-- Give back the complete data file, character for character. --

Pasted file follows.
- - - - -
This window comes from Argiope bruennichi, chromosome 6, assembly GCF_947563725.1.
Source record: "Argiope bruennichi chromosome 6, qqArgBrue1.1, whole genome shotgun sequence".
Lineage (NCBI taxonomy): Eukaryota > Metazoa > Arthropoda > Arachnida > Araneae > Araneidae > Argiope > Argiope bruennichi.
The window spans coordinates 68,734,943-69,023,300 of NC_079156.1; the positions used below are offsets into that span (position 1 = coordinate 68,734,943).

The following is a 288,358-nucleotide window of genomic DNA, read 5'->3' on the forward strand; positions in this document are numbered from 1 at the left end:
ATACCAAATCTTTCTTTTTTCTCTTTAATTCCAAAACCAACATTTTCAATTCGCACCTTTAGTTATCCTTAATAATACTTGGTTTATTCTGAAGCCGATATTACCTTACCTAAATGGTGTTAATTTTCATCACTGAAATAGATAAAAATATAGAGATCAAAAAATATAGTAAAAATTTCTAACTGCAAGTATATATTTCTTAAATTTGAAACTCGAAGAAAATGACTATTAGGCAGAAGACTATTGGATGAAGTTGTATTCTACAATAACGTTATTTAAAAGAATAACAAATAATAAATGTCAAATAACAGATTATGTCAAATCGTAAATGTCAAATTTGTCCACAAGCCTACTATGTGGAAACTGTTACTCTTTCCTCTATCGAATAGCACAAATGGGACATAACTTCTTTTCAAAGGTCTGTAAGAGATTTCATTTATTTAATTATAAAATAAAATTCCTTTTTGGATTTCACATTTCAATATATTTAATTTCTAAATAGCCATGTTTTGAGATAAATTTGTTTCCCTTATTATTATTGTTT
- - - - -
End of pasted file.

This window comes from Argiope bruennichi, chromosome 6, assembly GCF_947563725.1.
Source record: "Argiope bruennichi chromosome 6, qqArgBrue1.1, whole genome shotgun sequence".
Lineage (NCBI taxonomy): Eukaryota > Metazoa > Arthropoda > Arachnida > Araneae > Araneidae > Argiope > Argiope bruennichi.
The window spans coordinates 68,734,943-69,023,300 of NC_079156.1; the positions used below are offsets into that span (position 1 = coordinate 68,734,943).

The following is a 288,358-nucleotide window of genomic DNA, read 5'->3' on the forward strand; positions in this document are numbered from 1 at the left end:
ATACCAAATCTTTCTTTTTTCTCTTTAATTCCAAAACCAACATTTTCAATTCGCACCTTTAGTTATCCTTAATAATACTTGGTTTATTCTGAAGCCGATATTACCTTACCTAAATGGTGTTAATTTTCATCACTGAAATAGATAAAAATATAGAGATCAAAAAATATAGTAAAAATTTCTAACTGCAAGTATATATTTCTTAAATTTGAAACTCGAAGAAAATGACTATTAGGCAGAAGACTATTGGATGAAGTTGTATTCTACAATAACGTTATTTAAAAGAATAACAAATAATAAATGTCAAATAACAGATTATGTCAAATCGTAAATGTCAAATTTGTCCACAAGCCTACTATGTGGAAACTGTTACTCTTTCCTCTATCGAATAGCACAAATGGGACATAACTTCTTTTCAAAGGTCTGTAAGAGATTTCATTTATTTAATTATAAAATAAAATTCCTTTTTGGATTTCACATTTCAATATATTTAATTTCTAAATAGCCATGTTTTGAGATAAATTTGTTTCCCTTATTATTATTGTTT